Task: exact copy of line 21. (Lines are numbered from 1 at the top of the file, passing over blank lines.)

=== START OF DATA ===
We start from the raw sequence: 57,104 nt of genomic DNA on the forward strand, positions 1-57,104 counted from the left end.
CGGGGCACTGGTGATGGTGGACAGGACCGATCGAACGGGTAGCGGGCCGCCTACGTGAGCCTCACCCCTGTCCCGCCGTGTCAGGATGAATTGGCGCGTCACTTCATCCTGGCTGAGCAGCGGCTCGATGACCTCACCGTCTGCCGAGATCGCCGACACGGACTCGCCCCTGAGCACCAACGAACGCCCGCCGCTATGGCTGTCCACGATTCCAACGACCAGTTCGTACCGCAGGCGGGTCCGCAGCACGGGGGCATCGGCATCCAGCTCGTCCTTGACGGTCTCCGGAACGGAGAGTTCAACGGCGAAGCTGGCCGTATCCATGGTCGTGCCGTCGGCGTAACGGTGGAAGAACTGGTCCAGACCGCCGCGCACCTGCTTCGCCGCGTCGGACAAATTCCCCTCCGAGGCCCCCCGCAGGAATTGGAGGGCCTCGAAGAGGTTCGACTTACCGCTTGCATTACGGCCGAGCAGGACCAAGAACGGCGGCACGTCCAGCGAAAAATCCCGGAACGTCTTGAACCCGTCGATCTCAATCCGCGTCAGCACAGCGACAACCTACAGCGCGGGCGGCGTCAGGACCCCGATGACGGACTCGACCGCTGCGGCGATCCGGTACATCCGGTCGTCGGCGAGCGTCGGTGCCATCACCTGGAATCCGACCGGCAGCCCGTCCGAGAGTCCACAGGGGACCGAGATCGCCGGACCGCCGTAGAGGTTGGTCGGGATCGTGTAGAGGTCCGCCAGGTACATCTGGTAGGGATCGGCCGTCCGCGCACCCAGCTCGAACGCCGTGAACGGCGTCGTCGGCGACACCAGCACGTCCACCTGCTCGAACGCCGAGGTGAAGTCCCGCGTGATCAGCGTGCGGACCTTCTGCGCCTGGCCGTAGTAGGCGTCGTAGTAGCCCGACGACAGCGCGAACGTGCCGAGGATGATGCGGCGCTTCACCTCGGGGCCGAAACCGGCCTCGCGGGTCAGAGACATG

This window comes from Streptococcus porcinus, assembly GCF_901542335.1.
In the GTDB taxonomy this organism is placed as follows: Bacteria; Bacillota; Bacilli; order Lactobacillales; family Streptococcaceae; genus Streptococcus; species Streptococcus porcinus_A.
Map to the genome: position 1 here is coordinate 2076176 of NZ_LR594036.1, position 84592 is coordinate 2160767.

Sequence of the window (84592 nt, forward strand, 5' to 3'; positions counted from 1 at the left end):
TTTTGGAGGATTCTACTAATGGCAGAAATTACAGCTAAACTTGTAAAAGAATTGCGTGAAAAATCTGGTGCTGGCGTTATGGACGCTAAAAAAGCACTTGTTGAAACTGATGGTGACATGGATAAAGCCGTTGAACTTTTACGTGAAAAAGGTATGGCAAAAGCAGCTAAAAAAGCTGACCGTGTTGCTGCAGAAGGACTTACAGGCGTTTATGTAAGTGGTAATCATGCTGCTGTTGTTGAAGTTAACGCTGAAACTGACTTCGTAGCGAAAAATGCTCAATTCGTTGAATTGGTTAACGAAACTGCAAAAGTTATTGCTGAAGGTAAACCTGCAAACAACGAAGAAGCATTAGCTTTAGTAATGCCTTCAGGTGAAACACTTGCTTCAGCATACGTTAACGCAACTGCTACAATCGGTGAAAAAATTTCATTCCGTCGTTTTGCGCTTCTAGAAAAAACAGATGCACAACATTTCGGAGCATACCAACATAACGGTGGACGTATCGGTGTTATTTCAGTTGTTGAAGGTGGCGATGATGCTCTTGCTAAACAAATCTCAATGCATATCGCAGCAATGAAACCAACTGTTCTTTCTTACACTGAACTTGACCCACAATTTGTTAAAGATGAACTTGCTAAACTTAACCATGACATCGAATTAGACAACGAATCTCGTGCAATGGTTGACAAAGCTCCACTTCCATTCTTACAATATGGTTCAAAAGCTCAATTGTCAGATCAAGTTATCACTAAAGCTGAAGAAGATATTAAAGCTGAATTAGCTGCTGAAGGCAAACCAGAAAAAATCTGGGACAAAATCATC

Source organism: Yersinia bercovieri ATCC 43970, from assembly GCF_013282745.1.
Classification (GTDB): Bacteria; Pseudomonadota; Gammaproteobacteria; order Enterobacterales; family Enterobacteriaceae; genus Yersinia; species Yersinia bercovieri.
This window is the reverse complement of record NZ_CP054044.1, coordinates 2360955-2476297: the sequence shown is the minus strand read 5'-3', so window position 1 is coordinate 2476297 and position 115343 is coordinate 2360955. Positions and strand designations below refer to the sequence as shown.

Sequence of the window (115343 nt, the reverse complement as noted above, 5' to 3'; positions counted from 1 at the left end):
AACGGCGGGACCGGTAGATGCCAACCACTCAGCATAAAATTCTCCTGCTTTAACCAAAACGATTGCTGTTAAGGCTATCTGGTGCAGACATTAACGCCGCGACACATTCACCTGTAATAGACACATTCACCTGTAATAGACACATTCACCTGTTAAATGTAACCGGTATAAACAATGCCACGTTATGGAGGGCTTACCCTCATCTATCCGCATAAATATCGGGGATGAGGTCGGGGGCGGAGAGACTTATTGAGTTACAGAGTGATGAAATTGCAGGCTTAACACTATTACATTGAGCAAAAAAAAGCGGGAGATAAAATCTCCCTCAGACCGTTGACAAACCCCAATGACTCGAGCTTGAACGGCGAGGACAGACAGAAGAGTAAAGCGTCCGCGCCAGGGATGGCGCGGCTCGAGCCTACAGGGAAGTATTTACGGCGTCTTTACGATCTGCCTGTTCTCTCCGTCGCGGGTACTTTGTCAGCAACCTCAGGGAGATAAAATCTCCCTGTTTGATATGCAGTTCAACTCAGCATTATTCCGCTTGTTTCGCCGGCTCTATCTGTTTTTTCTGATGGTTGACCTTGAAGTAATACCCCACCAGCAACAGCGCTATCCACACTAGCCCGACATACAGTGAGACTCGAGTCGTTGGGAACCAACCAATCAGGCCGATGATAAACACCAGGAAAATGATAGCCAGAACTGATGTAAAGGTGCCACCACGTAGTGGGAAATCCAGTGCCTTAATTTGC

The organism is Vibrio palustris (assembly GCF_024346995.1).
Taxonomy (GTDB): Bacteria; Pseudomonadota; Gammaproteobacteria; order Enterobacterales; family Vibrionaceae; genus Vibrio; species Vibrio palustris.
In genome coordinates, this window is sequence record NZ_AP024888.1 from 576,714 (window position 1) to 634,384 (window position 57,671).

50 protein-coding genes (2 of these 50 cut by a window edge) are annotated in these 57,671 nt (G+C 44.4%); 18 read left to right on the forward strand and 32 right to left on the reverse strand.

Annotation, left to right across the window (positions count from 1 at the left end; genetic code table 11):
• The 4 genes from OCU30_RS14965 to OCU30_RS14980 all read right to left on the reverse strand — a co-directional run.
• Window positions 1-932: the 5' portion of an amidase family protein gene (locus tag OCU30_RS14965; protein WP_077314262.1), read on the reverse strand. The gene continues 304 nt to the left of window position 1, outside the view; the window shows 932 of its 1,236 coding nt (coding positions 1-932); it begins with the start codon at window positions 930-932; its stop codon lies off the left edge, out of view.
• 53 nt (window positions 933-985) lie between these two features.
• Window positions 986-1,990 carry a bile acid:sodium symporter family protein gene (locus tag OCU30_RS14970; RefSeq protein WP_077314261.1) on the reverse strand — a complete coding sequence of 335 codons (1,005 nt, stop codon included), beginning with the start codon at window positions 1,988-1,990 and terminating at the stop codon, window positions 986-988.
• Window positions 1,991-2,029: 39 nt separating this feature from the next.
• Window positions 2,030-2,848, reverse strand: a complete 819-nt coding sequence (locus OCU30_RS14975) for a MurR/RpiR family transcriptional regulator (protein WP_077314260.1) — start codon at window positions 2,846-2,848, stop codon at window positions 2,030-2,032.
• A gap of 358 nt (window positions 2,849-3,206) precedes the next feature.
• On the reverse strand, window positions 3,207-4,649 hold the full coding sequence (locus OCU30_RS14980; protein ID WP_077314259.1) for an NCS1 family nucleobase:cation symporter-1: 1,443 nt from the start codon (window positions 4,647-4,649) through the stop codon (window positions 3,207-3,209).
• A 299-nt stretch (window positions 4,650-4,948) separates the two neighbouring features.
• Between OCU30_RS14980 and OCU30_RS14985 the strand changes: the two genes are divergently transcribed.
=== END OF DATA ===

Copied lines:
• Window positions 986-1,990 carry a bile acid:sodium symporter family protein gene (locus tag OCU30_RS14970; RefSeq protein WP_077314261.1) on the reverse strand — a complete coding sequence of 335 codons (1,005 nt, stop codon included), beginning with the start codon at window positions 1,988-1,990 and terminating at the stop codon, window positions 986-988.